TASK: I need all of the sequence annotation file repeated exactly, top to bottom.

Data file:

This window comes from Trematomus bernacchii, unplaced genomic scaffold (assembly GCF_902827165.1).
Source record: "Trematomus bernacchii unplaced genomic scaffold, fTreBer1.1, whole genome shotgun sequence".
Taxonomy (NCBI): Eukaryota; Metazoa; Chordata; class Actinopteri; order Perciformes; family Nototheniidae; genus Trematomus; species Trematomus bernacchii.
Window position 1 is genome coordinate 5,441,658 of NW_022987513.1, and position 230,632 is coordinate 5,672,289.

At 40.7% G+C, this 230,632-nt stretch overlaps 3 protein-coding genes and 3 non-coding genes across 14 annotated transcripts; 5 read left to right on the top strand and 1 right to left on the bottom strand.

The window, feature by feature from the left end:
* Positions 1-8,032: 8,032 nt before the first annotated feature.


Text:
This window comes from Trematomus bernacchii, unplaced genomic scaffold (assembly GCF_902827165.1).
Source record: "Trematomus bernacchii unplaced genomic scaffold, fTreBer1.1, whole genome shotgun sequence".
Taxonomy (NCBI): Eukaryota; Metazoa; Chordata; class Actinopteri; order Perciformes; family Nototheniidae; genus Trematomus; species Trematomus bernacchii.
Window position 1 is genome coordinate 5,441,658 of NW_022987513.1, and position 230,632 is coordinate 5,672,289.

At 40.7% G+C, this 230,632-nt stretch overlaps 3 protein-coding genes and 3 non-coding genes across 14 annotated transcripts; 5 read left to right on the top strand and 1 right to left on the bottom strand.

The window, feature by feature from the left end:
* Positions 1-8,032: 8,032 nt before the first annotated feature.